A general rule in Florida is that developers get what they want, but Nassau County leaders turned that conventional wisdom on its head Monday night when County Commissioners voted 3-2 against settling the case brought against it by Riverstone Properties under the Bert Harris Act.
However, because the Act requires a settlement offer, the offer that will be presented to Riverstone will propose no change to county building height regulations.
“There’s an enormous number of good citizens, they’re taking their time here on a Monday night to speak with us and hear what we have to say,” Commission Chairman Aaron Bell said before the vote.
“This is in my Commission district. I do understand the concerns of the folks who live here. I live there. I cannot and will not support the settlement, and my vote will be for option three, where the county tells Riverstone to pound sand and see you in court.”
Bell voted “yes” with Commissioners Klynt Farmer and John Martin to reject Riverstone’s offer. Commissioners Thomas Ford and Jeff Gray voted “no.”
Riverstone wants to build 11 towers, with maximum heights of more than 80 feet, next to Amelia Island State Park. Riverstone believes the 45-foot maximum height for that area of the island is a direct attack on the developer and its plans, and is actionable under the Act.
The public anger at Riverstone and the possibility of the Commission siding with the developer led to a lot of people letting their thoughts known. Bell received more than 50 phone calls on this one issue over the past few days, and more than 500 emails from people opposing Riverstone’s proposed settlement agreement. People packed the Commission meeting room Monday, with standing room only for a number of people.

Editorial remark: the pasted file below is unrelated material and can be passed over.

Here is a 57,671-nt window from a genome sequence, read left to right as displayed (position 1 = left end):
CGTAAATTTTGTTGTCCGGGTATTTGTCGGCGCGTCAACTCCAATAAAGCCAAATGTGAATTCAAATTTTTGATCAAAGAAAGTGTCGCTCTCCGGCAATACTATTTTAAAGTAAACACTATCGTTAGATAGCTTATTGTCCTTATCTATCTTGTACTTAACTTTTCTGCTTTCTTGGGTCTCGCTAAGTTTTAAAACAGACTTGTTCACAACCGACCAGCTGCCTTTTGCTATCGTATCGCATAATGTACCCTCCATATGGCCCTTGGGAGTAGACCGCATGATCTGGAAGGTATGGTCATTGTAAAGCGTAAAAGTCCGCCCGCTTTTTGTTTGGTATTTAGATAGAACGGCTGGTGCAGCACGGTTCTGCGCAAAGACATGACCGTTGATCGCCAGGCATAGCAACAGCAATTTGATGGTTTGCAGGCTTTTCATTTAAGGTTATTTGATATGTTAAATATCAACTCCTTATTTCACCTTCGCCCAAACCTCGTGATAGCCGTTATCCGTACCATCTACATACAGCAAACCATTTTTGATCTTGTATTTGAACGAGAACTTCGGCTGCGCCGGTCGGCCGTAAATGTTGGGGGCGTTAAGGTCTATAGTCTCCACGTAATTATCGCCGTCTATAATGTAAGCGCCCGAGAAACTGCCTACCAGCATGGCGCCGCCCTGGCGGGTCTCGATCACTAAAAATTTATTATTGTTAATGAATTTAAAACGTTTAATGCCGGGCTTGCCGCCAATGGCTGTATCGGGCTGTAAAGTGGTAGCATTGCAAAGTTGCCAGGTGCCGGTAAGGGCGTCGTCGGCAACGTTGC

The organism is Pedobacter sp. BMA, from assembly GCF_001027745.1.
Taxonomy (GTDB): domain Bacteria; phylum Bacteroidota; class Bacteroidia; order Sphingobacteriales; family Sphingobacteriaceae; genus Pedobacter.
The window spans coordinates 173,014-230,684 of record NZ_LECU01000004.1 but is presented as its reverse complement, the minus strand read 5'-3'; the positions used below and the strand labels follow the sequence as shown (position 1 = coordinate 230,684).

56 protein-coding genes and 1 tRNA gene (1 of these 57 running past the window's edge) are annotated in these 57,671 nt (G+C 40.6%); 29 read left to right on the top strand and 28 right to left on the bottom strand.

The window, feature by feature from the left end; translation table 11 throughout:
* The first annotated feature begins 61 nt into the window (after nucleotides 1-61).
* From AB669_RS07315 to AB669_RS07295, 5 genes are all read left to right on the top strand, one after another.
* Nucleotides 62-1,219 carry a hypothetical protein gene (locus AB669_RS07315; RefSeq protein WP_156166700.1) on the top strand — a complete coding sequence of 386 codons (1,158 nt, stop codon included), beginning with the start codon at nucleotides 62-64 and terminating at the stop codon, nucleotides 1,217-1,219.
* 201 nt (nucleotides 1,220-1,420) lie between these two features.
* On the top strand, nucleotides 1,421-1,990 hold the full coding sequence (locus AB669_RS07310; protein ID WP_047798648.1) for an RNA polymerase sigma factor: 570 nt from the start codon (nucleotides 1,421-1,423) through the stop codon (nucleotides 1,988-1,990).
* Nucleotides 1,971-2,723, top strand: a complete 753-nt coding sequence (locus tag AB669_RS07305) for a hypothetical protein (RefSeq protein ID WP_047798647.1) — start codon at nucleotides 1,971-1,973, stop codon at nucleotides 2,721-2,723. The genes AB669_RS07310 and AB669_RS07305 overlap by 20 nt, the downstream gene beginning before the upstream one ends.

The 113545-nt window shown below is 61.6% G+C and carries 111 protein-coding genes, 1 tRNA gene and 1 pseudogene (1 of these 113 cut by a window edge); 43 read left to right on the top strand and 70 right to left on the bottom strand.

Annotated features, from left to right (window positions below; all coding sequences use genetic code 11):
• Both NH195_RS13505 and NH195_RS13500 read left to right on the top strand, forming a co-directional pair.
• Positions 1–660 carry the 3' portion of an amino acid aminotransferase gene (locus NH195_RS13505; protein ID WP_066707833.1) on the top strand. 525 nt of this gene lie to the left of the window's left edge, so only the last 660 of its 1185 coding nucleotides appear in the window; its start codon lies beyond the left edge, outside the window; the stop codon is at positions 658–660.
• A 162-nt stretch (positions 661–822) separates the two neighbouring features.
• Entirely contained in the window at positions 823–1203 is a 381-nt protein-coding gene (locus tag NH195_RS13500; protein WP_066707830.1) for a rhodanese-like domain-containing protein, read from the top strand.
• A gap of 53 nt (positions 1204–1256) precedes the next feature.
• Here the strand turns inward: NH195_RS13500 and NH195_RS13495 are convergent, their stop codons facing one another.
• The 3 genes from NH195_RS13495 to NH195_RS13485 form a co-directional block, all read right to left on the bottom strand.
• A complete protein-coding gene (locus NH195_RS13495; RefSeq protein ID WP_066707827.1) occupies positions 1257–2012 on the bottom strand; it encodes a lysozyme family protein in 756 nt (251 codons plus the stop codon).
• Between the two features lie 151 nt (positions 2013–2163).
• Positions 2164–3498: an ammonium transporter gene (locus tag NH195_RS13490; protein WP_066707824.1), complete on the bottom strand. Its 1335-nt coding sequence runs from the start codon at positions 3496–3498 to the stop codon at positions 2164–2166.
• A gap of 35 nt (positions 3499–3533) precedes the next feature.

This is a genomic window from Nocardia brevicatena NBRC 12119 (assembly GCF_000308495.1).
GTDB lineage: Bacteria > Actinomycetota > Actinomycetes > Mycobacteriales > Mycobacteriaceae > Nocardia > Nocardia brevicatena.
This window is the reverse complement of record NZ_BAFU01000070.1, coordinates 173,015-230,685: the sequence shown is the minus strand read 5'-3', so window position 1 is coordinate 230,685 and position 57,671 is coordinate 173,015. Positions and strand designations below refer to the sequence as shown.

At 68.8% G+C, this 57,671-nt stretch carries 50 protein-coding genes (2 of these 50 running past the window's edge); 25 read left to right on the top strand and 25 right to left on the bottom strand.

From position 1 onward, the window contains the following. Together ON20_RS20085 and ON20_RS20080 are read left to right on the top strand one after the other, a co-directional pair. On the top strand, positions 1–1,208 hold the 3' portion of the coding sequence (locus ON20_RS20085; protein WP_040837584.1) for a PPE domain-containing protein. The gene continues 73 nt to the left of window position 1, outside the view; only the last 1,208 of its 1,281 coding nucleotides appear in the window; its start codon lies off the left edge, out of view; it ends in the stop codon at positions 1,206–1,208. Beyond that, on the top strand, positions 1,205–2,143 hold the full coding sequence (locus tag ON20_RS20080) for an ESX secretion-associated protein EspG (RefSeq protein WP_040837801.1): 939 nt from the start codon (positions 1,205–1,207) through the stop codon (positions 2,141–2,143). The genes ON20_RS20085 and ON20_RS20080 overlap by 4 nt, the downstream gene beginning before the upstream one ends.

A beach access provided in compensation wouldn’t open up any new beach to visitors, and is near the south island beach access points a few hundred yards from the north and south ends of the property.
“This is a law, I think it’s important to say, (that) was a creature of the Florida Legislature,” said Susan Erdelyi of the firm Marks Gray, regarding the Bert Harris Act. She is the attorney supplied by the county’s insurance provider, the Florida Association of Counties Trust.
“It is a law that to my knowledge only exists in Florida. … It’s a pretty aggressive law to protect the rights of private property owners, to the detriment of local governments.”
County Attorney Denise May and County Manager Taco Pope met with Riverstone and the proposed settlement agreement is what Riverstone will accept to end the lawsuit. However, Commissioners ultimately decided to offer no changes, but with a new statement of allowable uses.
Riverstone’s next possible move is to file a Bert Harris claim, Erdelyi said, keeping the matter in the courts. Both sides would engage in the discovery process — they would take depositions, gather information and seek to resolve the matter there.
“I will tell you that I can’t say out loud any details about what those defenses may be,” Erdelyi said. “You do have defenses available to you, in my opinion, but the problem with this law is the stakes are so high if you were to lose. Fortunately, in the situations I’ve had, my clients have prevailed, or we’ve been able to work out resolutions to where the clients did not pay these enormous sums of money.”
County officials said raising those funds would take just over 2.7 additional mills for local property owners.
“Ms. Erdelyi had said earlier about how costly it could be and what’s at stake here, and that could be up to $30 million spread out over all the taxpayers of Nassau County if we were to lose,” Ford said.